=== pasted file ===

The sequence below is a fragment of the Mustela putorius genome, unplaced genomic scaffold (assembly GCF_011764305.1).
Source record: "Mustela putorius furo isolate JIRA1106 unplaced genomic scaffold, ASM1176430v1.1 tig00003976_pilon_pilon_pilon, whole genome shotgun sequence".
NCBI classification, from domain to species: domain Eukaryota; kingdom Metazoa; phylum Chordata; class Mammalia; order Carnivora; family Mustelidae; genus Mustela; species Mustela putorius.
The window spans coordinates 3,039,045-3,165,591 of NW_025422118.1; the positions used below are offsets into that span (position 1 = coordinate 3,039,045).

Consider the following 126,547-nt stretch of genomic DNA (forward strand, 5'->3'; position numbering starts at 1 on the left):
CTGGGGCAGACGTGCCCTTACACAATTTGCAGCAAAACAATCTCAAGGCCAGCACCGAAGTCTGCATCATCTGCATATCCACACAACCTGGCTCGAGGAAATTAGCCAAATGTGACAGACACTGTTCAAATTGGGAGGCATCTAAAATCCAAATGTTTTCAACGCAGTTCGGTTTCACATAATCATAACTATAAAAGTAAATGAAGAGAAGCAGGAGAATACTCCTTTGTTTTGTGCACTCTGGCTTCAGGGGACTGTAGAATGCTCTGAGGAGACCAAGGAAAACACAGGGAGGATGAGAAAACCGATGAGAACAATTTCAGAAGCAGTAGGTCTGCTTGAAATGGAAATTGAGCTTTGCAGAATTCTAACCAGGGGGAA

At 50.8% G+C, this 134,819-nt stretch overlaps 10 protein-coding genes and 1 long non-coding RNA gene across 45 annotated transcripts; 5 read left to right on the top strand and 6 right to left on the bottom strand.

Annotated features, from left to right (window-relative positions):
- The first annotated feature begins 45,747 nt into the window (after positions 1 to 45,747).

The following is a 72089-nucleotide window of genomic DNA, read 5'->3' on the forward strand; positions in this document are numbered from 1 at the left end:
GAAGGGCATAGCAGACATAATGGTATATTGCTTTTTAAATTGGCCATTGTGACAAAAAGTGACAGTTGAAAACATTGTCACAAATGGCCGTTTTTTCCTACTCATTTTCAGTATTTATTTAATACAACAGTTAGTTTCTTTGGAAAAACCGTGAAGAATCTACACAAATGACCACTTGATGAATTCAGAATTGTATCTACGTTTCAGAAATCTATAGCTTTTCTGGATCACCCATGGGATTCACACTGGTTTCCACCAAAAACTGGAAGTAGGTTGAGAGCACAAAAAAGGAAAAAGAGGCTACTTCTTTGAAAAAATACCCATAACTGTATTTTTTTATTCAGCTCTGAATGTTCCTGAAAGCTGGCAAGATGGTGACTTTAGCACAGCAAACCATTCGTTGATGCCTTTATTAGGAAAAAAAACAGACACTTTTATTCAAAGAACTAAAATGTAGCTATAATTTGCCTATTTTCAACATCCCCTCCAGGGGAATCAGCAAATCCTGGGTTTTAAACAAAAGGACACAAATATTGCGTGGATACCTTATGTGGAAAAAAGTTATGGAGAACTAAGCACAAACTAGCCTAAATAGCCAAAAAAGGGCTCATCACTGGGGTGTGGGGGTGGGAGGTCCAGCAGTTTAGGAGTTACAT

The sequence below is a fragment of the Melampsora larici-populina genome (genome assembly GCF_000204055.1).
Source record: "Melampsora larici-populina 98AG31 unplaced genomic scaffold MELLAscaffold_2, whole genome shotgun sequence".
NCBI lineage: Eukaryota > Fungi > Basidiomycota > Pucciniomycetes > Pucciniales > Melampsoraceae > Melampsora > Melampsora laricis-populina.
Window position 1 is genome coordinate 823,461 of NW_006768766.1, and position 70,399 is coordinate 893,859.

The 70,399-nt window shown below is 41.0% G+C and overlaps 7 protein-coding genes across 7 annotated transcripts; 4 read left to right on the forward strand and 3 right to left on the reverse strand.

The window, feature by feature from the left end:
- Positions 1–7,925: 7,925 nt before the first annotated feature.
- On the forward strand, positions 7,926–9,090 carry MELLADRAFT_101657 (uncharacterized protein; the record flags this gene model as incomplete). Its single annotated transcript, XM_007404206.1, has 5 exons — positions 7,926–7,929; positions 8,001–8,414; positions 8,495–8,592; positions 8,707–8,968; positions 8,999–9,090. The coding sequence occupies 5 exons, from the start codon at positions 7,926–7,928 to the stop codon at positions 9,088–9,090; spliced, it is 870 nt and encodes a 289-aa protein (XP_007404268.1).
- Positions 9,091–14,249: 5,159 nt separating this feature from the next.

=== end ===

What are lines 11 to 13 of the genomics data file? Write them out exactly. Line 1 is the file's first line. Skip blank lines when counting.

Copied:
GAAGGGCATAGCAGACATAATGGTATATTGCTTTTTAAATTGGCCATTGTGACAAAAAGTGACAGTTGAAAACATTGTCACAAATGGCCGTTTTTTCCTACTCATTTTCAGTATTTATTTAATACAACAGTTAGTTTCTTTGGAAAAACCGTGAAGAATCTACACAAATGACCACTTGATGAATTCAGAATTGTATCTACGTTTCAGAAATCTATAGCTTTTCTGGATCACCCATGGGATTCACACTGGTTTCCACCAAAAACTGGAAGTAGGTTGAGAGCACAAAAAAGGAAAAAGAGGCTACTTCTTTGAAAAAATACCCATAACTGTATTTTTTTATTCAGCTCTGAATGTTCCTGAAAGCTGGCAAGATGGTGACTTTAGCACAGCAAACCATTCGTTGATGCCTTTATTAGGAAAAAAAACAGACACTTTTATTCAAAGAACTAAAATGTAGCTATAATTTGCCTATTTTCAACATCCCCTCCAGGGGAATCAGCAAATCCTGGGTTTTAAACAAAAGGACACAAATATTGCGTGGATACCTTATGTGGAAAAAAGTTATGGAGAACTAAGCACAAACTAGCCTAAATAGCCAAAAAAGGGCTCATCACTGGGGTGTGGGGGTGGGAGGTCCAGCAGTTTAGGAGTTACAT

The sequence below is a fragment of the Melampsora larici-populina genome (genome assembly GCF_000204055.1).
Source record: "Melampsora larici-populina 98AG31 unplaced genomic scaffold MELLAscaffold_2, whole genome shotgun sequence".